Series: Planning for 36 Hours in Mérida, Yucatán

Planner’s Travel Series 

About the series: Welcome to our ongoing travel series. These are all posts written by planning students and professionals about what to do in a given city when looking for Brunch, a Brew, or a good idea on a Budget. To cap it all off, we include a fun planning fact!

By Lance Gloss

About the visit: The Yucatán peninsula features tourism hotspots like Cancún and Tulum. By comparison, Mérida is an after-thought for the average American vacationer. Lucky for me, several of my friends had recently visited Mérida. They came back singing its praises. They were right! Those that continue to overlook Mérida miss out on the beating heart of the Mayan culture and the economic center of southern Mexico.


Yucatecen Dance

It’s brunch, not breakfast when you’ve stayed up all night salsa dancing at any of the city’s many dance venues. It’s hard to go wrong, but the best food in town can be found at La Chaya Maya. It’s a bit more upscale than your average Yucatecan restaurant. Still, the quality far exceeds the price. For best results, ask for something you don’t know anything about and eat whatever ends up in front of you!

By the time you get out of the restaurant, marquesita makers will be out on the street with their bicycle-drawn carts. These delicious snacks are crunchy crepes, roll and stuffed with the filling of your choice. The optimal contents (I wouldn’t mislead you) are the combination of Nutella and gouda.



Mérida doesn’t have much of a reputation for beer or wine. That doesn’t mean that the buck stops with tequila! When the heat reflecting off the street becomes too much to bear, chase down Chaya in one of its many forms.

Yucatán residents use the leaves of the Chaya (Cnidoscolus aconitifolius) in Agua de Chaya (Chaya water). This drink blends crushed Chaya leaves with fruit juices and ice. The green drink effectively soothes on a sweltering day.

Bars and cafes also serve cocktails of Chaya and tequila—but these won’t contribute to your hydration. You can even find Chaya soup in most Yucatecan restaurants. In all its forms, Chaya delivers a powerful flavor, as well as more protein and iron than spinach.



For a traveler with Euros or US Dollars, Mérida’s prices on food and transportation will be a welcome reprieve from the ongoing inflation at home. If you’re looking to save a little on accommodations, the choice is clear: stay at one of the city’s growing number of hostels. Prices hover around 35 USD for a private room and go as low as 10 USD for a bunk bed in a multi-traveler room.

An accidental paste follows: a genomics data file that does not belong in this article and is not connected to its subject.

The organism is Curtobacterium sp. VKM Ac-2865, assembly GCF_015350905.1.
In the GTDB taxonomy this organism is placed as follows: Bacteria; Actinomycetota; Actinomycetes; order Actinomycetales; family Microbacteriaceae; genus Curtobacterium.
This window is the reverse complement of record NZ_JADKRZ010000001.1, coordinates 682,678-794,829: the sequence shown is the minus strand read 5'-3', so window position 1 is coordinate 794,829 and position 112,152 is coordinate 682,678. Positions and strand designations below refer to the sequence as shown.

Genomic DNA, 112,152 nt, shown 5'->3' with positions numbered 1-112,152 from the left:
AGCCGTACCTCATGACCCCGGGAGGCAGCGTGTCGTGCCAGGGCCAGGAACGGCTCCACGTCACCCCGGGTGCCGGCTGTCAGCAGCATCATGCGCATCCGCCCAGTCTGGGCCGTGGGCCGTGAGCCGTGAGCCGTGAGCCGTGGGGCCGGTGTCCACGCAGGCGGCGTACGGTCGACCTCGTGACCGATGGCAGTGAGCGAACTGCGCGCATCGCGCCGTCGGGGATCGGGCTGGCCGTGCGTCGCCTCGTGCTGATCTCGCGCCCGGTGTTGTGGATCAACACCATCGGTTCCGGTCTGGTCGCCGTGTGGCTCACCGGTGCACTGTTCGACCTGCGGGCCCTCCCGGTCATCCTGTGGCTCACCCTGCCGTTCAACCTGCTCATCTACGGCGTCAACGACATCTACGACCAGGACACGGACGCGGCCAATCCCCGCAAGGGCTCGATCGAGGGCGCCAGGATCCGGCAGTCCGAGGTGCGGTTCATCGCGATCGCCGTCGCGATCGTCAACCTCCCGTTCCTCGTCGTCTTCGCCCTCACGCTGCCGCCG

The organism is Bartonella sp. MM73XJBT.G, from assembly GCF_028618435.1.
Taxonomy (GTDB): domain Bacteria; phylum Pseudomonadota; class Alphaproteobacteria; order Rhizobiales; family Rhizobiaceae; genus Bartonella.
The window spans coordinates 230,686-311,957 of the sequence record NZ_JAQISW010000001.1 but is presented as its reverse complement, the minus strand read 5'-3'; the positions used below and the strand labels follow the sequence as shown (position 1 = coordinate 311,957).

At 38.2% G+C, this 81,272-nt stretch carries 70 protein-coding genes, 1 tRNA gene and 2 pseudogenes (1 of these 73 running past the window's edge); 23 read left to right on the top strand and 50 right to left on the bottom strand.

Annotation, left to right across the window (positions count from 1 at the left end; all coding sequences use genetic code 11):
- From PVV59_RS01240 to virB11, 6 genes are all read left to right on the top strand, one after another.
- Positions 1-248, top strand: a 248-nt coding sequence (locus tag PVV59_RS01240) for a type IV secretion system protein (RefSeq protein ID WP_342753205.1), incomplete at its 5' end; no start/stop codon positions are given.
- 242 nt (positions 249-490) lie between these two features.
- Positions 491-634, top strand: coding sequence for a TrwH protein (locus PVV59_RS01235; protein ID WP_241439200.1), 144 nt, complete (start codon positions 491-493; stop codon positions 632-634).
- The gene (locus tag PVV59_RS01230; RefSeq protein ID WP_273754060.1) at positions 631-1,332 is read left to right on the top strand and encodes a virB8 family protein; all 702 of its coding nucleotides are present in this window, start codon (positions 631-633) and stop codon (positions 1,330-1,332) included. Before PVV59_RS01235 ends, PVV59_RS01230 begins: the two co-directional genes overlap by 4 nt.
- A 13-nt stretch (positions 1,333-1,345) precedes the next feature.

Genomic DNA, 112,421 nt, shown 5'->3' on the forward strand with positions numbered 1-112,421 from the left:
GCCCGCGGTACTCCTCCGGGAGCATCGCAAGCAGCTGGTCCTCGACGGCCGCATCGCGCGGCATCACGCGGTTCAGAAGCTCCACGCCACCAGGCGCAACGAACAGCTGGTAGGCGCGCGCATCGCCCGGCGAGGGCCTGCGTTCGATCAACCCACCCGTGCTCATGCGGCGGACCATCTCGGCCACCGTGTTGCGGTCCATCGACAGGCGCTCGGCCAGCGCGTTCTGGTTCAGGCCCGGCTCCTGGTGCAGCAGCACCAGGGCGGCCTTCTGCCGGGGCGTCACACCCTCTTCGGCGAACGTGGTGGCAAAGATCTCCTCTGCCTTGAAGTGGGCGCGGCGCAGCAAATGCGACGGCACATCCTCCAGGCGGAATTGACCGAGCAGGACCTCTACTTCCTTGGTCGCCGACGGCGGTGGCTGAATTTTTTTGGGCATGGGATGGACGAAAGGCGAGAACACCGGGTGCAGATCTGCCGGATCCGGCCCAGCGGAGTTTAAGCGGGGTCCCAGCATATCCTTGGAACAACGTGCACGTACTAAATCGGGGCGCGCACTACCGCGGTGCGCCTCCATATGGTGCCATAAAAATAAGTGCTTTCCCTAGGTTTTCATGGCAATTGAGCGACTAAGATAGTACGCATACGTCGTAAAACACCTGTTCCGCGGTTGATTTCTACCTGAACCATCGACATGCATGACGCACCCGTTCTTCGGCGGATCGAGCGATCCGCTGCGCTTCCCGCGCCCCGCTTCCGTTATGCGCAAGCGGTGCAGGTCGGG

This buys you much more than a pillow and a shower. Hostels in the Yucatan capture the flow of international and domestic travelers, attracting adventurers, remote workers, and self-seekers who want a shared experience. Have a laugh, go on an impromptu adventure, and practice the language of your choosing!

Fun Planning Fact 


Like many cities founded by the Spanish in Central America, Mérida’s consists of a tightly gridded colonial core area with a more sprawling periphery of high- and low-income barrios. Merida’s most famous design feature is micro, not macro. It’s a chair. Really, it’s two chairs put together.

This whitewashed double chair goes by many names, including sillas tú y yo (you-and-me chairs) and sillas de los enamorados (lovers’ chairs). These sillas are found in nearly every public space throughout the city center. Their subtle design speaks to traditions of courtship, as they allow a balance of eye contact with modesty. Legend has it that the first one was installed by a concerned father. He sought a way for his daughter to meet her potential husband in public without compromising her decency and so created the first sillas tú y yo in the city.

Featured Image: La Piñateria Photo Credit: Lance Gloss

photo_lgloss-1Lance is a second-generation urban planner with a passion for economic development strategies that center natural resource conservation and community uplift. He served as Managing Editor of the Urban Journal at Brown University, Section Editor at the College Hill Independent, and Senior Planner for the City of Grand Junction. Hailing from sunny Colorado, he earned his BA in Urban Studies at Brown and will earn his Master in City and Regional Planning at UNC-Chapel Hill in 2023. Outside of work, he can be found on his bicycle, in the woods, or on the rugby pitch.

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